For example, the commonly consumed flavonol quercetin has been reported to inhibit neuroinflammation by attenuating nitric oxide production and iNOS gene expression in microglia [117, 124] and by preventing inflammatory cytokine production, thus preventing neuronal injury [125, 126]. However, one of the major physiological metabolites of quercetin, quercetin-3′-sulfate, failed to demonstrate any anti-inflammatory action [117]. Nevertheless, these studies have employed quercetin concentrations (10–50 μM) much higher than of those found in plasma after ingestion [28]. In contrast to this, epicatechin and catechin (10–300 nM) were observed to inhibit TNF-α release but not iNOS expression or nitric oxide production in primary glial cells [127] suggesting that flavanols at physiologically relevant concentrations may hold the potential to exert anti-inflammatory effects in the central nervous system. Polyphenols present in blueberry have also been reported to inhibit NO[bullet], IL-1β and TNF-α production in activated microglia cells [128], and the flavanone naringenin was observed to be highly effective in reducing LPS/IFN-γ-induced glial cell activation [127]. Dietary polyphenols are also potent inhibitors of NADPH oxidase activity in vitro. A study comparing 45 polyphenolic compounds indicated that whilst both the flavanols (+)-catechin and (−)-epicatechin failed to inhibit NADPH oxidase, their relevant methylated metabolites exhibited strong NADPH oxidase inhibition through an apocynin-like mechanism [129]. Interestingly, other apocynin-like phenolic compounds, such as, ferulic acid, homovanillin alcohol, caffeic acid, tyrosol, and vanillic acid were also observed to inhibit NADPH oxidase activity, therefore indicating that smaller polyphenols, more structurally related to some colonic metabolites, may also serve as novel therapeutic agents in neuroinflammation (Figure 2).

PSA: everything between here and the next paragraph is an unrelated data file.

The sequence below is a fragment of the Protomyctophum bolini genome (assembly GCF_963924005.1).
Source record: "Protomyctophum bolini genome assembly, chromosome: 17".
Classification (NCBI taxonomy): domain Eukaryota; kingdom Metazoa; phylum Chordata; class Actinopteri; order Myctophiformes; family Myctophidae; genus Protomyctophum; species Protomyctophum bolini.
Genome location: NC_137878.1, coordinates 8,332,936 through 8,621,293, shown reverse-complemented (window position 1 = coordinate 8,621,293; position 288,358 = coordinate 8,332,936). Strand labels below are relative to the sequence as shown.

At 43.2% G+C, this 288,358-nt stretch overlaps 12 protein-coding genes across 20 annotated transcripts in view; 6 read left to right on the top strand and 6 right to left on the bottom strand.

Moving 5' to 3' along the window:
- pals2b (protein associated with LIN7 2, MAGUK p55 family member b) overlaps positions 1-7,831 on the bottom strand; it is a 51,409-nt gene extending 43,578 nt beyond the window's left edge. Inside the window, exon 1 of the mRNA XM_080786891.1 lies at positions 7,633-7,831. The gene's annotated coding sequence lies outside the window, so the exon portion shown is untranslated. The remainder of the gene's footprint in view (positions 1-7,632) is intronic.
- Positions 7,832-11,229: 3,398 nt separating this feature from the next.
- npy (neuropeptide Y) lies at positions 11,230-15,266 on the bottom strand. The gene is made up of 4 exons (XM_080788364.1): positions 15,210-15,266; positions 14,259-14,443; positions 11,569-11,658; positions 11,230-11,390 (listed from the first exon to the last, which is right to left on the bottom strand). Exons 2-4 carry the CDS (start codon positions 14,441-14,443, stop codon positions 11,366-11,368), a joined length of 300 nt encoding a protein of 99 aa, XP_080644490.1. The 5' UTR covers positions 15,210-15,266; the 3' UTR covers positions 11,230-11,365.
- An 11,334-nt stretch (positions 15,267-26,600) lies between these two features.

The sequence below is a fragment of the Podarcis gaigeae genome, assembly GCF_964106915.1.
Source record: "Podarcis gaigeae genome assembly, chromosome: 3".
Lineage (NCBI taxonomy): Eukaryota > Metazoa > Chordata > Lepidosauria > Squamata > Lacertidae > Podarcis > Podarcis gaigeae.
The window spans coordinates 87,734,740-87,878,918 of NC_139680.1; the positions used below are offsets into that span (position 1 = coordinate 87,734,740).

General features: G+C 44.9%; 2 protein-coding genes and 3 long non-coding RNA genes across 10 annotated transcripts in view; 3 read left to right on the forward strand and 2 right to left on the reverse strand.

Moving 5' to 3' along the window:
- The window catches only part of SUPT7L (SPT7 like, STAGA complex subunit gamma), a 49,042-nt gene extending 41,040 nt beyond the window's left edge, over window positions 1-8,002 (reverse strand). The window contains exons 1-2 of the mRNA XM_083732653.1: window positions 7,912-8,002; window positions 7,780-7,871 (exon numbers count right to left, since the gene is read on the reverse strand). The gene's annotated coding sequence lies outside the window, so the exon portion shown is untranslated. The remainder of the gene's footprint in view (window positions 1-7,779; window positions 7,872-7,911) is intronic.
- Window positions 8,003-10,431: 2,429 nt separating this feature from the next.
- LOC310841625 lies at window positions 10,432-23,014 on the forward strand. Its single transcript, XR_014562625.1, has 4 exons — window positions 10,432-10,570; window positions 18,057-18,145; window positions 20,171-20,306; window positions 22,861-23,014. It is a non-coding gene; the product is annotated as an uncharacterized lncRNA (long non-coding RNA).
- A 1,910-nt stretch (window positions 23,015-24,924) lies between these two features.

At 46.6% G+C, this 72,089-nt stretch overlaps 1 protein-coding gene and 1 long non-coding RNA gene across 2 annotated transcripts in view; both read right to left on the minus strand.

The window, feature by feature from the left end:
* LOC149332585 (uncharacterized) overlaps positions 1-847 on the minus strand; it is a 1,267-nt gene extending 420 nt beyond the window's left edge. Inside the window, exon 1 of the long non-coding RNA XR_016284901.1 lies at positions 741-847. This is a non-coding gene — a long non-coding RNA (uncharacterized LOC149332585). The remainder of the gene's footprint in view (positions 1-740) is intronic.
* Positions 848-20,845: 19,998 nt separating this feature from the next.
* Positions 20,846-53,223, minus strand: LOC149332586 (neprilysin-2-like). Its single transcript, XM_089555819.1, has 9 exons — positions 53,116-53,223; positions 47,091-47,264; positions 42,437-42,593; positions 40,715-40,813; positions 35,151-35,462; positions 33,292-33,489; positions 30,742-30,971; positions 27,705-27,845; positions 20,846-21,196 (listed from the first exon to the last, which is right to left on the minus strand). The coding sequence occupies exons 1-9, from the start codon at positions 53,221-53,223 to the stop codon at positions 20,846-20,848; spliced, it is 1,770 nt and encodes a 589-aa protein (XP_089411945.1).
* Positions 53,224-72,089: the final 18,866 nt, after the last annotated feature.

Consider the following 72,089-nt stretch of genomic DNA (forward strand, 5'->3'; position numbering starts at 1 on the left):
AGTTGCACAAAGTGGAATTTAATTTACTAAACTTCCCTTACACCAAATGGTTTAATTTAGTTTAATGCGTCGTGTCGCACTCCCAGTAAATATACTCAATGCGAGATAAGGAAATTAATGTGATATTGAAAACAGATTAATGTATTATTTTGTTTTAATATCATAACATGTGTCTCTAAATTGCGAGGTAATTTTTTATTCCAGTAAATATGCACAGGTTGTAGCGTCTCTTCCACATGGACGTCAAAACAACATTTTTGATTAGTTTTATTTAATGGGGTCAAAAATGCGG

There is also data which shows encouraging positive effects of polyphenols in animal and in vitro models relevant to multiple sclerosis (MS), a chronic debilitating disease which is characterised by demyelination, progressive irreversible axonal damage and inflammation [130]. For example, EGCG delivered orally reduces symptom severity in the autoimmune encephalomyelitis model of relapsing-remitting MS by reducing inflammation and increasing neuroprotection [131]. Quercetin has also been reported to be effective in the Experimental Autoimmune Encephalomyelitis (EAE) mouse model, and reduces T-cell proliferation in vitro at concentrations exceeding 10 μM [132]. Micromolar concentrations of luteolin, apigenin, fisetin, and quercetin (but not morin or hesperetin) were reported to suppress the production of the cytokine interferon-gamma (IFNγ) from lymph-node-derived T cells but, paradoxically, worsen clinical severity in the EAE model. More recently, resveratrol protection against EAE was associated with rises in IL-17/IL-10 and with repressed macrophage IL-6 and IL-12/23 p40 expression [133]. Thus, the studies to date show promising proof of concept of beneficial effects of polyphenols in suppressing immune and inflammatory responses in models of MS.

7. Mechanisms Underpinning the Beneficial Effects of Polyphenols